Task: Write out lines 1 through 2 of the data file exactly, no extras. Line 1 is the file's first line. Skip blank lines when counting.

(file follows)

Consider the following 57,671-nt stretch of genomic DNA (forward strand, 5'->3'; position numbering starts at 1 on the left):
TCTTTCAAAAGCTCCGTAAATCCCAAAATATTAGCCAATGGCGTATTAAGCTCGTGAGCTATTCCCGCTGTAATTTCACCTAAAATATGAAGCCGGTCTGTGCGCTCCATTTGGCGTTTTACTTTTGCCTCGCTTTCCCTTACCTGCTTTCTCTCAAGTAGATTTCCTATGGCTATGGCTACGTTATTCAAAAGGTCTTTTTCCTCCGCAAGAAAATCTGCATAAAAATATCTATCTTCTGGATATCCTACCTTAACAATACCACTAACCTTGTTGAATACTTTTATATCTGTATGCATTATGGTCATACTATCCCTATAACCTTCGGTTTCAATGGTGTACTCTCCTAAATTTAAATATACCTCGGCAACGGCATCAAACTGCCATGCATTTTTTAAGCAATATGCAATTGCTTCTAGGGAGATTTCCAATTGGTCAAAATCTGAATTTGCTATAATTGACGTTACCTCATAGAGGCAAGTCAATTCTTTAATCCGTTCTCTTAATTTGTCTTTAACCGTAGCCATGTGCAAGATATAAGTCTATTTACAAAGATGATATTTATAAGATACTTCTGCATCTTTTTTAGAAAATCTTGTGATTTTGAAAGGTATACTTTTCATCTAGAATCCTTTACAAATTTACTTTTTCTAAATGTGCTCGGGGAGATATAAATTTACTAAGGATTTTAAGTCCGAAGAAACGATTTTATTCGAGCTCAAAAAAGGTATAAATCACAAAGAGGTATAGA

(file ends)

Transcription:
Consider the following 57,671-nt stretch of genomic DNA (forward strand, 5'->3'; position numbering starts at 1 on the left):
TCTTTCAAAAGCTCCGTAAATCCCAAAATATTAGCCAATGGCGTATTAAGCTCGTGAGCTATTCCCGCTGTAATTTCACCTAAAATATGAAGCCGGTCTGTGCGCTCCATTTGGCGTTTTACTTTTGCCTCGCTTTCCCTTACCTGCTTTCTCTCAAGTAGATTTCCTATGGCTATGGCTACGTTATTCAAAAGGTCTTTTTCCTCCGCAAGAAAATCTGCATAAAAATATCTATCTTCTGGATATCCTACCTTAACAATACCACTAACCTTGTTGAATACTTTTATATCTGTATGCATTATGGTCATACTATCCCTATAACCTTCGGTTTCAATGGTGTACTCTCCTAAATTTAAATATACCTCGGCAACGGCATCAAACTGCCATGCATTTTTTAAGCAATATGCAATTGCTTCTAGGGAGATTTCCAATTGGTCAAAATCTGAATTTGCTATAATTGACGTTACCTCATAGAGGCAAGTCAATTCTTTAATCCGTTCTCTTAATTTGTCTTTAACCGTAGCCATGTGCAAGATATAAGTCTATTTACAAAGATGATATTTATAAGATACTTCTGCATCTTTTTTAGAAAATCTTGTGATTTTGAAAGGTATACTTTTCATCTAGAATCCTTTACAAATTTACTTTTTCTAAATGTGCTCGGGGAGATATAAATTTACTAAGGATTTTAAGTCCGAAGAAACGATTTTATTCGAGCTCAAAAAAGGTATAAATCACAAAGAGGTATAGA